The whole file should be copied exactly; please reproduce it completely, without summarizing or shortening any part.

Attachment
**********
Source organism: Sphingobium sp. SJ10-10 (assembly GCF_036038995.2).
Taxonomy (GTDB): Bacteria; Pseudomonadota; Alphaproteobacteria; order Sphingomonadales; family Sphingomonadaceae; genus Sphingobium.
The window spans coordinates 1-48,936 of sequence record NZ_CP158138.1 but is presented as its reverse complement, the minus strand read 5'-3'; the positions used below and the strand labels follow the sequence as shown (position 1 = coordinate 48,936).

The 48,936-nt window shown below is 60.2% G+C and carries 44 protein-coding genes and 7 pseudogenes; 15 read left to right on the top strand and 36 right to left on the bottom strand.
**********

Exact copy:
Source organism: Sphingobium sp. SJ10-10 (assembly GCF_036038995.2).
Taxonomy (GTDB): Bacteria; Pseudomonadota; Alphaproteobacteria; order Sphingomonadales; family Sphingomonadaceae; genus Sphingobium.
The window spans coordinates 1-48,936 of sequence record NZ_CP158138.1 but is presented as its reverse complement, the minus strand read 5'-3'; the positions used below and the strand labels follow the sequence as shown (position 1 = coordinate 48,936).

The 48,936-nt window shown below is 60.2% G+C and carries 44 protein-coding genes and 7 pseudogenes; 15 read left to right on the top strand and 36 right to left on the bottom strand.